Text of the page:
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Vatanitawake Speaks out against Church Practices

The oldest retired minister of the Methodist Church in Fiji and Rotuma has spoken out on some of the practices of the Church. Eighty-six year old, Reverend Pauliasi Vatanitawake said
22 Aug 2016 09:06
Vatanitawake Speaks out against Church Practices
Reverend Pauliasi Vatanitawake, 86, at the Bose Ko Viti in Suva. Photo: Paulini Ratulailai

The oldest retired minister of the Methodist Church in Fiji and Rotuma has spoken out on some of the practices of the Church.

Eighty-six year old, Reverend Pauliasi Vatanitawake said the church should not condone practices that would affect the role of the church.

However, he also commended church ministers for airing out their views during the one week Bose Ko Viti (annual general meeting) in Centenary Church last week.

He said some of the issues raised during the Bose Ko Viti didn’t happen during his time as a minister of the Methodist church.

Reverend Vatanitawake said the problem with ministers of the Church nowadays was the over consumption of kava.

“The time that should be spent on prayer and fasting is spent on drinking kava. Every church minister within the church should spend more time in prayer and fasting.

“I think the church should prohibit its ministers from drinking kava in its entire programme,” he said.

Reverend Vatanitawake said during his time consumption of kava was not common in the Methodist church’s programme.

“I have served within the church for more than 60 years and if I am invited to an event where kava drinking is involved, I will only have two bowls.

“That is the reason why I am still alive at the age of 86 and maybe it is kava consumption that has led to the death of many church ministers today,” he said.

Reverend Vatanitawake said that spiritual and physical health should go together.

He said prayer and fasting should be a common practice within the Church; every church minister should begin and end their day with Lord.

Reverend Vatanitawake also opposed the decision by the Church to discuss the cremation of bodies of Methodist church members, instead of burial.

The motion was brought up by Fiji Corrections Service chaplain, Reverend Josefa Tikonaitabua.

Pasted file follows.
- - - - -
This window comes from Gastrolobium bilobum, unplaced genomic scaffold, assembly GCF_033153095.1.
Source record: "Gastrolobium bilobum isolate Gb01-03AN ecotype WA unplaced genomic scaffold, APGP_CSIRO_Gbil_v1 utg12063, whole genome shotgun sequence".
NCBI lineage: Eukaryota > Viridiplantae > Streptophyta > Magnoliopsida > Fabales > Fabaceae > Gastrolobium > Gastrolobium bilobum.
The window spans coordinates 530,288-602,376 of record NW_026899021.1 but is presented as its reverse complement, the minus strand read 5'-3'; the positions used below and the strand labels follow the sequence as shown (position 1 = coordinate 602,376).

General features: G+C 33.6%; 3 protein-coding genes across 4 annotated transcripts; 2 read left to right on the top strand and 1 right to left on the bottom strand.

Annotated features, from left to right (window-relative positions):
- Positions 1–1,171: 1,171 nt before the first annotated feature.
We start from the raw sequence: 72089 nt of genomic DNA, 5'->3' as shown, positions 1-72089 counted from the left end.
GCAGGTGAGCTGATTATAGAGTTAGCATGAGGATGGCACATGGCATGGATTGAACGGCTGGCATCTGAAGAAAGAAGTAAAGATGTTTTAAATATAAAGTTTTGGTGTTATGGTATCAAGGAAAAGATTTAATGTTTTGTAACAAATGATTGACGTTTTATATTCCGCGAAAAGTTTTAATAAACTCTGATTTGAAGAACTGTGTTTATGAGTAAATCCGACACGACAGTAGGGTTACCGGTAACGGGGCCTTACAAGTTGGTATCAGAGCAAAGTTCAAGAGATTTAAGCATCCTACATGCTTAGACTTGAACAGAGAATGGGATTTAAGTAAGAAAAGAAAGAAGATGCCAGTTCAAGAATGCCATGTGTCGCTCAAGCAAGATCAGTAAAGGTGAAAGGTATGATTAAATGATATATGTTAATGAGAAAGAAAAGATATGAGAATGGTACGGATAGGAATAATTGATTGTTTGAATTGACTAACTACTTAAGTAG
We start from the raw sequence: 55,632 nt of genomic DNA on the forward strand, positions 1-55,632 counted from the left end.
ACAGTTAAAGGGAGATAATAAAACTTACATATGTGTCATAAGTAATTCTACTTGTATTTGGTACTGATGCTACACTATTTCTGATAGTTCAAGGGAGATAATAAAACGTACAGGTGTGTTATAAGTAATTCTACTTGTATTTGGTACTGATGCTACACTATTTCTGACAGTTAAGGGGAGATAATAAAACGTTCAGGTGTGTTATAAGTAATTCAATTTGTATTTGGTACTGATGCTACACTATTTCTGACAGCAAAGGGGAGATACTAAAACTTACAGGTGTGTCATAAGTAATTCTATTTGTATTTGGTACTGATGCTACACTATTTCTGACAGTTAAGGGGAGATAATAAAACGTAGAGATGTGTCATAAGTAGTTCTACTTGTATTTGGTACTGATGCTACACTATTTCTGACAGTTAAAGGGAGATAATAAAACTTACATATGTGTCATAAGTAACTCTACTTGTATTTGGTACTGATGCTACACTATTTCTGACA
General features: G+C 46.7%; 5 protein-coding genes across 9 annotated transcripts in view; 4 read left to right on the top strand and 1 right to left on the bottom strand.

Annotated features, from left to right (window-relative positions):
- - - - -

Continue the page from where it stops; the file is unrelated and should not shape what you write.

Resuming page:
“Never in my lifetime during my years as church minister have I heard such motion to be brought up in the Bose Ko Viti.

“I don’t support this idea and even if God calls me tomorrow, I will stand by my decision, cremation is against our Christian values and I don’t know who came up with this idea,” he said.

Reverend Vatanitawake said the Bose Ko Viti was not the platform to discuss such issues.

“I am asking the President of the Methodist Church to please reconsider any decision they will make with this issue,” he said.

Reverend Vatanitawake labeled some motions brought before the Bose Ko Viti as ‘childish’ and had left him speechless.

He thanked the church for conducting the meeting for a week rather than two weeks like in the previous years and some of the decisions made by the church President.

Reverend Vatanitawake said he used to ride horses as a mode of transport when he was minister for the church.

“Now they have cars and good houses but before we used walk miles from one village to another spreading the Gospel, I did this when I serving villages within the highlands of Viti Levu.

“We used to receive our stipend at the end of three months, it would be $10, but we never complained and carried on our work with humility,” he said.

Several calls were made to the Church’s secretary for communication, Reverend James Bhagwan, but his mobile phone was switched off.

Edited by Maraia Vula

Feedback:  arieta.vakasukawaqa@fijisun.com.fj

 

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